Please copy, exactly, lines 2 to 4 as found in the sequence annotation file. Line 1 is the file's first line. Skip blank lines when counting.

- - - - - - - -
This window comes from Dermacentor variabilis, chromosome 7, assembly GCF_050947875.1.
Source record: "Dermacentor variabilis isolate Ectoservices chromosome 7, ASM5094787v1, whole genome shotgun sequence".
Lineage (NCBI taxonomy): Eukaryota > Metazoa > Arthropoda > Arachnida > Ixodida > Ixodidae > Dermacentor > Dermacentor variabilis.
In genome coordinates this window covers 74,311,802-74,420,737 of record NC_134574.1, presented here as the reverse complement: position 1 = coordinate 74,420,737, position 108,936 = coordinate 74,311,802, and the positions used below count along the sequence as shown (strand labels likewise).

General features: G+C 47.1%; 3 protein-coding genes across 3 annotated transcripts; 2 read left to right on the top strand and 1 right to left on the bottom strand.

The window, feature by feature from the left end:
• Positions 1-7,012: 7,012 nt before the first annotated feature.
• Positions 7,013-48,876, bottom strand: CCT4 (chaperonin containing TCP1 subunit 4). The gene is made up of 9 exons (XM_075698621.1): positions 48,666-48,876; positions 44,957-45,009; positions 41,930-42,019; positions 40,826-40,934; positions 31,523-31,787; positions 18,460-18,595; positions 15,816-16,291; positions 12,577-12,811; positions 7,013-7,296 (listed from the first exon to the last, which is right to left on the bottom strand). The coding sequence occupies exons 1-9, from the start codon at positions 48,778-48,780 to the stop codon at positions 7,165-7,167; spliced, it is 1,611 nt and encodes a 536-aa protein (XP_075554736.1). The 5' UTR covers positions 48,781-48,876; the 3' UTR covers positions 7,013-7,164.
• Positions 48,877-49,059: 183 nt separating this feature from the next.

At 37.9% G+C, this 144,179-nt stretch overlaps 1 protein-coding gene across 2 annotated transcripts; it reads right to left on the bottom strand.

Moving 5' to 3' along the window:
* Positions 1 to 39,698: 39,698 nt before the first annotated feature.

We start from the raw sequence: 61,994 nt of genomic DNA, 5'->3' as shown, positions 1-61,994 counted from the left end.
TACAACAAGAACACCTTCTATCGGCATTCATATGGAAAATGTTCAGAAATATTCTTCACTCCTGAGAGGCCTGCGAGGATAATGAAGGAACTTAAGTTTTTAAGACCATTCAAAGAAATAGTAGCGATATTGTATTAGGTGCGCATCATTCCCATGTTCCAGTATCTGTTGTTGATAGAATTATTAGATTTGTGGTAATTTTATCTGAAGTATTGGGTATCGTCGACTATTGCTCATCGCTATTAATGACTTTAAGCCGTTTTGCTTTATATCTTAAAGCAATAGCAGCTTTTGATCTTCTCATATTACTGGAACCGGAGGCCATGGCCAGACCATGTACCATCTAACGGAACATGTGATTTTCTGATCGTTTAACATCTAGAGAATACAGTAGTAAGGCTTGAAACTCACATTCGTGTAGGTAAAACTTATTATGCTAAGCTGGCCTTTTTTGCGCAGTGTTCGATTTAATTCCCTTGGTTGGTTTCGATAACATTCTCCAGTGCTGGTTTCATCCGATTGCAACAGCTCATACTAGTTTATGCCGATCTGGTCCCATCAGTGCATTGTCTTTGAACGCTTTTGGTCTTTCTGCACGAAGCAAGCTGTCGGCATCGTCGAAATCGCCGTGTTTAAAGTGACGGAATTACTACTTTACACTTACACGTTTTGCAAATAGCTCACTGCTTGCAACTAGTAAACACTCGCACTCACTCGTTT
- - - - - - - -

Source record: "Dermacentor variabilis isolate Ectoservices chromosome 7, ASM5094787v1, whole genome shotgun sequence".
Lineage (NCBI taxonomy): Eukaryota > Metazoa > Arthropoda > Arachnida > Ixodida > Ixodidae > Dermacentor > Dermacentor variabilis.
In genome coordinates this window covers 74,311,802-74,420,737 of record NC_134574.1, presented here as the reverse complement: position 1 = coordinate 74,420,737, position 108,936 = coordinate 74,311,802, and the positions used below count along the sequence as shown (strand labels likewise).